The basic element for most adders called a Full Adder (and can be formed by two Half Adders :-)The Full Adder able to "calculate" the sum of 3-bits and hence give results like 0, 1, 2 or 3 (decimal numbers) which 00, 01, 10 or 11 binary.

 In order to create  adders for N+N-bit addition must you take N Full Adders and connect the in a chain. The principle will be very much the same when we do the addition by "hand" at a sheet of paper.

 The good thing about Ripple Carry adders the relative simple hardware it takes to form a N+N-bit adder. The bad thing can be found the nature of the Ripple Carry. It cost 2 x Gate delays for each stage formed by a Full Adder. A 32-bit Adder will then: Use 128 Gates for the Carry Chain Have a propagation delay of 64x Tp
•  VHDL implementations of a Full Adder

 The "text-book" implementation. Alternative version of the FA which in the end will be implemented the same way as the "Text-book" version above.
•  Implementation of a 32+32-bit adder with a generate statement.

 One way of implementation could be a schematic diagram with 32 Full Adders drawn and connected in a chain. Alternative could a Structured VHDL code be written with the same result - 32 Full Adder connected in a chain. The most elegant way how ever to use the generate statement of VHDL and an internal Carry Vector with N+1 elements. Each Full Adder will then take a Carry from Carry(i) and produce the next Carry for Carry(i+1). The Last element in the Carry chain will in the end be the new Cout value.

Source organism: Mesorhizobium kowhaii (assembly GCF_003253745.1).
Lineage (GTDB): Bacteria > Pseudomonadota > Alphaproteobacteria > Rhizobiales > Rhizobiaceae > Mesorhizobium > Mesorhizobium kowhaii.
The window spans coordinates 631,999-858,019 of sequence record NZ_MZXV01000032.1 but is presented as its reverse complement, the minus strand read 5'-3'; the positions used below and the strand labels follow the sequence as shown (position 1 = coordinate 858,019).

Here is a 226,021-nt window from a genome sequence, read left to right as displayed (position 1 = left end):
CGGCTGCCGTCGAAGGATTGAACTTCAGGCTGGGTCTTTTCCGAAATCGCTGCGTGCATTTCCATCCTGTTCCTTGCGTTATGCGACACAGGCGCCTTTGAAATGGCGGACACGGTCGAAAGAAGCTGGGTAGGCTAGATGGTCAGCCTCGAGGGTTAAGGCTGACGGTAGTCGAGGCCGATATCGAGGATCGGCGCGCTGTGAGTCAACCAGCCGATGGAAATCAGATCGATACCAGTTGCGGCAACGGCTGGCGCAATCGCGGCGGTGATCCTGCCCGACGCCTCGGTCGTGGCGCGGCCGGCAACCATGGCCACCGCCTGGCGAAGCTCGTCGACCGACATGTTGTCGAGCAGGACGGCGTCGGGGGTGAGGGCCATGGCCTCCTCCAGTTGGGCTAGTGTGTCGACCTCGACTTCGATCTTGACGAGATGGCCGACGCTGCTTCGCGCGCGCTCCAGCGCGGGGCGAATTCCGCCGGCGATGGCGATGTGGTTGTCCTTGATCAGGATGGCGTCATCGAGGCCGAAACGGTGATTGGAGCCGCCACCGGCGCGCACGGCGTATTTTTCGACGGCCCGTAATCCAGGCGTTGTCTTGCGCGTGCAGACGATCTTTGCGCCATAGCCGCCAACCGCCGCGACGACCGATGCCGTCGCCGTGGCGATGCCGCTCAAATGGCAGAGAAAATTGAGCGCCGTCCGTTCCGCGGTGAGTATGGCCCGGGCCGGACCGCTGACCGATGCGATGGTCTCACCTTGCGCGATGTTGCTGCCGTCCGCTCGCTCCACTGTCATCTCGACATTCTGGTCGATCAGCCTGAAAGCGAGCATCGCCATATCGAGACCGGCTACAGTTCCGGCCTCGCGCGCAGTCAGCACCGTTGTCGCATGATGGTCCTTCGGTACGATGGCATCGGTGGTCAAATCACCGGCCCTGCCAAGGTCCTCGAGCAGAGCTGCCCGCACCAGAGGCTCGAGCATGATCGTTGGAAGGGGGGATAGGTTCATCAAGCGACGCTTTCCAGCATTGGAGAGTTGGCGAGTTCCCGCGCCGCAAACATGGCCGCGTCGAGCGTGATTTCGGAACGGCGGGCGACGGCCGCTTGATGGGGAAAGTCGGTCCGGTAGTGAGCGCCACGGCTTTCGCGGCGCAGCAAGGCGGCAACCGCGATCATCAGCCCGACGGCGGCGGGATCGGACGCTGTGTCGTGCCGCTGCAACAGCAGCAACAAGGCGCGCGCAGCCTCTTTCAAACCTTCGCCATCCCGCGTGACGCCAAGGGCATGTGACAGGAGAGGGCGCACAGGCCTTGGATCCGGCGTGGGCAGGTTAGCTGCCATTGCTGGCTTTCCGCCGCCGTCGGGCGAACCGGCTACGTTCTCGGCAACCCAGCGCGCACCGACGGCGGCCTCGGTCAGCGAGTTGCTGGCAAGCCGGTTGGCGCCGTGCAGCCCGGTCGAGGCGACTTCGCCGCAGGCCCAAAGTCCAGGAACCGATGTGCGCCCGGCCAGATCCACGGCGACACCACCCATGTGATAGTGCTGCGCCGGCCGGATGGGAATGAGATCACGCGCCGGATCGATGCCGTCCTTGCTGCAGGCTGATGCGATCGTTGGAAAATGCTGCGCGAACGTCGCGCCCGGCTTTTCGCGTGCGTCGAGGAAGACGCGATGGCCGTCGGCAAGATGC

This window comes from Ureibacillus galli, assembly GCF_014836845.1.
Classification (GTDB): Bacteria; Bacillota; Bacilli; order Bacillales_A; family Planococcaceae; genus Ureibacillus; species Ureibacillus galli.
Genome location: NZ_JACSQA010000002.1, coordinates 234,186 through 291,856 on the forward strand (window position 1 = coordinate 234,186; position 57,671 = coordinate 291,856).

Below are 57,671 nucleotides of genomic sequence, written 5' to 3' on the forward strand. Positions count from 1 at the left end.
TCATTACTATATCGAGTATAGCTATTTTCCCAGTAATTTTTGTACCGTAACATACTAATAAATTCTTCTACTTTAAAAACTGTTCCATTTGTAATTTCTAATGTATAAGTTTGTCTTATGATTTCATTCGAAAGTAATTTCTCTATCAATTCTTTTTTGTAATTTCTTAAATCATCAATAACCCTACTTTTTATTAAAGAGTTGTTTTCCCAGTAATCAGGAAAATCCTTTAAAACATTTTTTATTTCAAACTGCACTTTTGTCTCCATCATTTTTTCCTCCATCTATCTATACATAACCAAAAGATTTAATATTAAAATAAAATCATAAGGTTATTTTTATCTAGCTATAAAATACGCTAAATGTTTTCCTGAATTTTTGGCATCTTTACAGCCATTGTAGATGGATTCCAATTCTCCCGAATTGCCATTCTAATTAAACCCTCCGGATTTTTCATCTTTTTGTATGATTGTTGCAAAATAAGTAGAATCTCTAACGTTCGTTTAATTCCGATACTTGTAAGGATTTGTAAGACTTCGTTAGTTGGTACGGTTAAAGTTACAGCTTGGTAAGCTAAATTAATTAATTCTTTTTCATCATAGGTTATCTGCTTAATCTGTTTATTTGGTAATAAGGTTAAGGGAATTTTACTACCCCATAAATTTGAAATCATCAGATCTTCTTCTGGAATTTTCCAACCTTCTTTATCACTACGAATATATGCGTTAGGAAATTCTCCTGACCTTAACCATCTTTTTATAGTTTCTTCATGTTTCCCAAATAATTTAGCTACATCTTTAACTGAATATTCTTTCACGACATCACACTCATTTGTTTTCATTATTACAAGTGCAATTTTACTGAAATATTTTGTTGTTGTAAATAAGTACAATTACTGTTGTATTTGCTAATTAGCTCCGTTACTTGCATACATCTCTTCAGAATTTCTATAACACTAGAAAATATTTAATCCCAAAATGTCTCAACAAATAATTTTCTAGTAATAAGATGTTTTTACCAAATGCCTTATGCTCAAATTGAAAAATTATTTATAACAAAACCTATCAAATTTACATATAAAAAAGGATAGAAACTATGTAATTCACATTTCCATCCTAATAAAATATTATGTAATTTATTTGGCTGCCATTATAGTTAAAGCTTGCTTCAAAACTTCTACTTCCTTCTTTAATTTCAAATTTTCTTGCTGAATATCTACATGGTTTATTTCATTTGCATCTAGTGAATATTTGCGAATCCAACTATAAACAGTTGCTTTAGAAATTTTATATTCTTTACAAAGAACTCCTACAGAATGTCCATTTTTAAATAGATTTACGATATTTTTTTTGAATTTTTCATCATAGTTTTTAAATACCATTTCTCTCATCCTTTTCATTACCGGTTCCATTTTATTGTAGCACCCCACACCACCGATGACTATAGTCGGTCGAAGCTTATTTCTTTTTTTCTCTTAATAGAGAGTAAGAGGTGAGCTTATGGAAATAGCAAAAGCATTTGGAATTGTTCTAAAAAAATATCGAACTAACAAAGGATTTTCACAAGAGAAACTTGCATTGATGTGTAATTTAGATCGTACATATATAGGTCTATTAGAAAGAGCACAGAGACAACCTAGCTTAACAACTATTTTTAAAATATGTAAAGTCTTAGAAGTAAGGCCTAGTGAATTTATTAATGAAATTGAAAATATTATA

•  Hardware Cost of a Ripple Carry adder implemented in a FPGA

 Just as expected will a 32+32-bit adder use 64 LUTs (one LUT for the SUM and one LUT for the Carry in each Full Adder)
•  Simulation of a Ripple Carry adder implemented in a FPGA

 Just as expected will the ripple nature of the Carry be shown in a simulation of the Ripple Carry adder. Strange result for the Sum(11) and Sum(10) but never mind .....